The 21stcentury seems to stand at a midpoint between reliance on non-renewable sources of energy like oil and coal, and the emergence of new and renewable energy sources like wind and solar power. Though solar power is still in its early stages right now, it cannot be denied that this energy source holds a lot of promise.
As with all sorts of new technology, there have been countless misconceptions, myths and even outright lies regarding harnessing the power of the sun. Below are some of the biggest myths regarding solar power and renewable energy sources of the like.
Solar Myth 1. No Sun, No Power
Since solar power, obviously, relies on the sun to its draw power, a lot of people think that solar panels are deadweight when you take the sun out of the equation. For several years, it has been suspected that solar powered systems can’t work in climates that are cool, cloudy and foggy. This would mean that places that experience rain or snow for days on end would not be able to get enough electricity to get by, from solar power!
The truth, however, is that solar-powered systems work fine on any ambient light regardless of weather. The reason for this is that the system draws power from UV Rays as well as direct sunlight. Also, solar panels can conduct electricity better at colder weather than in heat. Germany, one of the places in the world with the lowest sunny day rates, is known for being the progenitor for most solar-powered energy systems.
Solar Myth 2. It Doesn’t Generate Enough Electricity
Granted that no one has yet mass produced solar-powered cars and that the electricity being generated by the solar systems pales in comparison to coal and nuclear power plants, there is no denying that solar panels are one of the more reliable systems and hold quite a lot of potential for future applications.
Always keep in mind that solar power works around the concept of drawing energy out of a star, the biggest energy sources in the known universe. With the right equipment, a single solar array system will generate enough power to keep a country as big as the United States running for months in just one day. As an added bonus, it is even expected that carbon monoxide emissions could be reduced drastically, actually within a few years if every major country would start relying on solar power.
Solar Myth 3. Solar Panels Decrease Property Value
This would be true if we were still living in the 70s. The truth is solar panels nowadays have become a sleek and appealing additions to the home. In fact, most homes with solar panels experience at least a 10% raise in property value, as the entire place has the added perk of being energy efficient.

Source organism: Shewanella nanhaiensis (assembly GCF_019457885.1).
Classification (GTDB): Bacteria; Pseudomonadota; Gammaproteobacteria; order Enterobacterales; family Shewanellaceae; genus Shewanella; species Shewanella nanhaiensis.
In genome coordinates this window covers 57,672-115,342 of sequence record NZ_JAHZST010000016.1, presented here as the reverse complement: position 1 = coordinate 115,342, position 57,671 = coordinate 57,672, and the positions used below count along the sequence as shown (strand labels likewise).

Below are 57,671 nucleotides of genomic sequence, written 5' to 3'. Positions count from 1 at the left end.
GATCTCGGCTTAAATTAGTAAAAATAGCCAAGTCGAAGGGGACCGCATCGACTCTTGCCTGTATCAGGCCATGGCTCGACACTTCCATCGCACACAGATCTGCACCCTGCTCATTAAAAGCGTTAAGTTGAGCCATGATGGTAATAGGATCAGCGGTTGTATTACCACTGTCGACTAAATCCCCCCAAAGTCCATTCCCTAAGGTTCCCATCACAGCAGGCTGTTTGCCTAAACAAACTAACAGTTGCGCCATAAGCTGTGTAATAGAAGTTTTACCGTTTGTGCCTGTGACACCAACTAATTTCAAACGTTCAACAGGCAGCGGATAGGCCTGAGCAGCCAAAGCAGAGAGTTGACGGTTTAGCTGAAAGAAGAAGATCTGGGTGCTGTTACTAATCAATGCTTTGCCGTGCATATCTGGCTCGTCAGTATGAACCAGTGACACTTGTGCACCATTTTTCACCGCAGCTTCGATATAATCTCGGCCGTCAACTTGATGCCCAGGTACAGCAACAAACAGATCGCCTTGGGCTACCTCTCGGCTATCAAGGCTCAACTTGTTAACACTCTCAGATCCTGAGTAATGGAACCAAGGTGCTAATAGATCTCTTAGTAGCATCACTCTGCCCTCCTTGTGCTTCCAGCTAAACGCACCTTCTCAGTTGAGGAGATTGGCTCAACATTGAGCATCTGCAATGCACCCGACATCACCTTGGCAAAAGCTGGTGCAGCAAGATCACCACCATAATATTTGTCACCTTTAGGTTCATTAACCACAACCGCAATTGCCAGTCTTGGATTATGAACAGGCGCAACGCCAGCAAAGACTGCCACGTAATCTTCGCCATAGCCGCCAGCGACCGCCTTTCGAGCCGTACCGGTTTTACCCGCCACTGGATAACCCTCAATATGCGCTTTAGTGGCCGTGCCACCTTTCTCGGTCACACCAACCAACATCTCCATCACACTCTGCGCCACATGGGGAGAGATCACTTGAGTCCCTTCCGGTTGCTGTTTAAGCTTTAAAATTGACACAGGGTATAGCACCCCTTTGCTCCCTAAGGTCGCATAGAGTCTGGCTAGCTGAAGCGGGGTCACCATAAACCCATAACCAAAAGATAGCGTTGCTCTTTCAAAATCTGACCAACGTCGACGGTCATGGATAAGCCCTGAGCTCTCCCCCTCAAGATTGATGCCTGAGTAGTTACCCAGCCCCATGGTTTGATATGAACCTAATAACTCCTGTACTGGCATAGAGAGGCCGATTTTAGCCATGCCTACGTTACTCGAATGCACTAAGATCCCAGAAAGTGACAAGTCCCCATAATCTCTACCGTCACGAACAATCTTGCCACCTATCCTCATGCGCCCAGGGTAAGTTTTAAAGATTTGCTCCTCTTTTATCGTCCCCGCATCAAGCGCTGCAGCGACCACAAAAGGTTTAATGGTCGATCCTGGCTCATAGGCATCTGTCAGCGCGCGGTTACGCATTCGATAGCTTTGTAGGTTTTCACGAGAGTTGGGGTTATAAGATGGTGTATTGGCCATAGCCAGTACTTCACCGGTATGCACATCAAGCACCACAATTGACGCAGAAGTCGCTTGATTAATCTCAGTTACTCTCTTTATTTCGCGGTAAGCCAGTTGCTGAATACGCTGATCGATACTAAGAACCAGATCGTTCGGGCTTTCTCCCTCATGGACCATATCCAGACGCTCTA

Tax-wise, solar panels are not even a problem as several states have exempted solar installations in the computations of property tax. Another complaint with older solar panels is that they are heavy. Newer ones are made of lightweight material which means that they can easily be installed on the roof without compromising its integrity.
Solar Myth 4. PV Panels are prone to break and are maintenance-intensive as well
It has also been the misconception of many that solar panels easily break and require more-than-regular maintenance just to function properly at all times. This, supposedly, makes them unreliable devices to draw power from.
The truth is that new solar panels are made from durable materials that can bear the brunt of harsh climates without compromising their ability to draw energy from the Sun’s UV rays. In fact, there are several high-end panels today that require virtually no maintenance to function properly.
Solar Myth 5. It’s Expensive
One of the more unfortunate myths regarding solar power is that it is only for the rich and well to do´s. However, the core concept of the photovoltaic system was really meant for those who want to save money i.e. normal, everyday citizens. In fact, solar power is ideal for those who truly want to save a lot of money on their electricity bill.
Fortunately, most solar-powered systems today are affordable, depending on your location. Several financing options and government subsidies have eliminated the large upfront cost that one usually identifies with solar power. In essence, one can have solar panels easily installed at home with little to no money down.